NewsStreet Scribe

Freedom Riders Challenged Segregation in Athens and Across the South

A racist mob beat the Freedom Riders when they arrived in Birmingham, AL, but no such attack occurred in Athens. Credit: Tommy Langston / Wikimedia Commons

It has been 60 years since civil rights actions called “Freedom Rides” began on May 4, 1961. The rides involved interracial groups of activists who rode interstate buses through the South to challenge the American apartheid of Jim Crow segregation laws then in effect in darkest Dixie below the Mason-Dixon line. 

The first of the 1961 Freedom Rides began in Washington, DC on May 4, 1961, and ended in New Orleans on May 17. The rides spotlighted the injustice of segregation in buses, waiting rooms and restaurants in the Deep South six decades ago. On May 13, 1961, the Freedom Riders stopped at the downtown Athens bus station during their perilous journey down the highway of history.

Freedom Riders, both black and white, endured beatings, jailings and threats from racist mobs during the rides, but they persisted in their defiance of unjust laws in the American South. Legendary civil rights activist John Lewis was beaten and bloodied in both South Carolina and Alabama during the 1961 Freedom Rides four years before he was nearly killed by Alabama cops during the “Bloody Sunday” protests for voting rights in that state in 1965. Lewis later became a Georgia congressman who was the conscience of Capitol Hill until his death last year.

When the Freedom Riders stopped in Athens in 1961, they were on the way to Atlanta, where they met with Martin Luther King Jr. They had earlier endured violence on their journey through the South, and they could have expected the same here in Athens, where just months before the Freedom Rides a racist mob of townspeople, Klan agitators and college students had rioted against the desegregation of the University of Georgia. Local police used tear gas to quell the white rioters who were angry over the admission of black students Hamilton Holmes and Charlayne Hunter (now the journalist Charlayne Hunter-Gault). 

Though fearing more racist violence in Athens, the Freedom Riders were pleasantly surprised during their stop here. At the Athens bus station, “Freedom Riders were served at the lunch counter without question,” recalled James Peck, a white man who joined the integrated rides through the segregated South. “A person viewing the Athens desegregated lunch counter and waiting room during our 15-minute rest stop might have imagined himself at a rest stop up North rather than deep in Georgia.” The Athens bus station is now the Chuck’s Fish restaurant, fittingly named for white civil rights attorney Chuck Morgan, who died in 2009.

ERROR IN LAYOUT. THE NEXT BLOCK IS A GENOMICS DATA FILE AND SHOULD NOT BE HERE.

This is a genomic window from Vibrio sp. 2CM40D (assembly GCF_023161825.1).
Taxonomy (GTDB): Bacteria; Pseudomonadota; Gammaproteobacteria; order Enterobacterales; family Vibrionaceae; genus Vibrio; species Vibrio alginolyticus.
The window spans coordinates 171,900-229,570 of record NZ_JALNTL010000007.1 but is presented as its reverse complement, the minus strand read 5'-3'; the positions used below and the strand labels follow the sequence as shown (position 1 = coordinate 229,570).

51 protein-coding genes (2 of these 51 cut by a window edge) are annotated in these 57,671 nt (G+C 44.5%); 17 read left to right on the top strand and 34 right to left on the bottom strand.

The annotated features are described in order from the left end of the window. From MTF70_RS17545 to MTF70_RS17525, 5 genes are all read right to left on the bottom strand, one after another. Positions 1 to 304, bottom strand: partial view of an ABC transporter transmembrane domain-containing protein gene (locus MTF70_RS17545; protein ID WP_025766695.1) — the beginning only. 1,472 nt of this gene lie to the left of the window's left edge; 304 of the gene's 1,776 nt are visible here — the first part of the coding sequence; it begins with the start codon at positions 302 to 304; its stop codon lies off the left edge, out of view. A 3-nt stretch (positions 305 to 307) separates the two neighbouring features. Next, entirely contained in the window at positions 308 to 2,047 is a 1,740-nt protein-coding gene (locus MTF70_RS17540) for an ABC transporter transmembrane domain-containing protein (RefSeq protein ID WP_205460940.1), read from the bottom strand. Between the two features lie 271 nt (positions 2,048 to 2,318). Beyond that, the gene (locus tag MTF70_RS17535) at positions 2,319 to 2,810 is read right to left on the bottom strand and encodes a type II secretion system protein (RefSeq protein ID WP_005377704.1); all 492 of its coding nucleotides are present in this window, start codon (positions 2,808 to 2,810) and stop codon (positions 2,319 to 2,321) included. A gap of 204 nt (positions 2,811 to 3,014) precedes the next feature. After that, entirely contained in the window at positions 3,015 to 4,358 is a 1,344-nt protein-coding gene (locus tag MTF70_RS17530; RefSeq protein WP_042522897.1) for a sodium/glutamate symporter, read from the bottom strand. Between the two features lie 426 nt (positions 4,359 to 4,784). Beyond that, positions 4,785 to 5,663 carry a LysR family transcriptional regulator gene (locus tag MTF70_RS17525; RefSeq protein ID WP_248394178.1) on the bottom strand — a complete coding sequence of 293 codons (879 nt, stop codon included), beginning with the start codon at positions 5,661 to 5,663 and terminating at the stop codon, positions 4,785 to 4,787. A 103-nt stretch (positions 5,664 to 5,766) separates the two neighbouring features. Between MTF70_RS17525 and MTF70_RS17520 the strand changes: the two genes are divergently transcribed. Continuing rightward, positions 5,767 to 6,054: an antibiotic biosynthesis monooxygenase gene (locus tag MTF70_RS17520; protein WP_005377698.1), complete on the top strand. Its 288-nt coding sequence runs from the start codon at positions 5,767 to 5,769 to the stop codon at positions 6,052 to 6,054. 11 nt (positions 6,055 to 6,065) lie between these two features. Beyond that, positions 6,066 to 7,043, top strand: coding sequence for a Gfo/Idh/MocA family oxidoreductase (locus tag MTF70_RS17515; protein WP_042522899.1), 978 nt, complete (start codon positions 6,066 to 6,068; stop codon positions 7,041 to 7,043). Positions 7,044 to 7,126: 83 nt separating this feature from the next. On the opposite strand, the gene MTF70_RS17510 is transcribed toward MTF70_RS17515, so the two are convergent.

Though the Freedom Rides were big news across America and around the world, no local reporters were on hand when the riders stopped in Athens. When the Freedom Riders were attacked by mobs who firebombed their bus in Alabama, photos of the burning bus were front-page fodder nationally and internationally, but not here in Athens.       

Photos and news accounts of the Mother’s Day melee in Alabama became iconic memories of the freedom movement, but in 1961 the local Athens Banner-Herald newspaper marginalized the event by running only a small Associated Press story that made no mention and included no photos of the bus that had been torched by a mob in our neighboring state of Alabama. An Athens Banner-Herald editorial at the time was headlined “Liberals Going Too Far With Racial Legislation.” The editorial blamed “so-called liberals in Congress” for being “more interested in embarrassing the South than in trying to solve the civil rights problem.”

Decades after their journey for justice, Freedom Riders Hank Thomas and John Lewis returned to Athens in 2003 to speak at the downtown Human Rights Festival. Thomas, a Vietnam veteran, said, “It should not take a war to make us understand that we’re all Americans.” Lewis told the cheering crowd, “We all live in the same house. We’re one people. We’re one family.” Their sentiments were echoed in 2011, when Hunter-Gault spoke here in Athens on the 50th anniversary of the university’s racial integration. She spoke words that are more relevant than ever today: “If people are informed, they will do the right thing. It’s when they are not informed that they become hostages to prejudice.”